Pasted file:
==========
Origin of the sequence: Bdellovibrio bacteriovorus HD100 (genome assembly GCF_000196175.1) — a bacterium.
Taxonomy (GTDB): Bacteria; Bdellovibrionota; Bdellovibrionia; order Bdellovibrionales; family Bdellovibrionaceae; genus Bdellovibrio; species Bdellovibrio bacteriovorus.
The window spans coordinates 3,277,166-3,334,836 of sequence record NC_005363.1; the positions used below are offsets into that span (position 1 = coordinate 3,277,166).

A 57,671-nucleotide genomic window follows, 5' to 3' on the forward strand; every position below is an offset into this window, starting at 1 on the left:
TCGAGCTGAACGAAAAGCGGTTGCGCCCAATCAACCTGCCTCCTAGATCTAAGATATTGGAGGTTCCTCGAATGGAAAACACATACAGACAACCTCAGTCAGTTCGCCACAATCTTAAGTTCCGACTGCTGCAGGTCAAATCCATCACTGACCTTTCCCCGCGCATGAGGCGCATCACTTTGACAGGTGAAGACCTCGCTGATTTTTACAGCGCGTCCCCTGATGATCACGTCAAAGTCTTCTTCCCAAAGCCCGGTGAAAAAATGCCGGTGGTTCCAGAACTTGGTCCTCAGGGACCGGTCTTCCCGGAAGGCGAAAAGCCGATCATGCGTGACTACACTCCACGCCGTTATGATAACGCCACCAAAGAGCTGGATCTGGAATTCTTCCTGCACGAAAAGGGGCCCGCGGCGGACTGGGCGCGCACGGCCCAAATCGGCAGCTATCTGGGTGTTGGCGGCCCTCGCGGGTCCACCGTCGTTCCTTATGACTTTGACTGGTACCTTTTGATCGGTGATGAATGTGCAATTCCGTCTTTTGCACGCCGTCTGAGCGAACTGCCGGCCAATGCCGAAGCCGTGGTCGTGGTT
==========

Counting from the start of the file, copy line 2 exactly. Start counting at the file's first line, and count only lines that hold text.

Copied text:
Taxonomy (GTDB): Bacteria; Bdellovibrionota; Bdellovibrionia; order Bdellovibrionales; family Bdellovibrionaceae; genus Bdellovibrio; species Bdellovibrio bacteriovorus.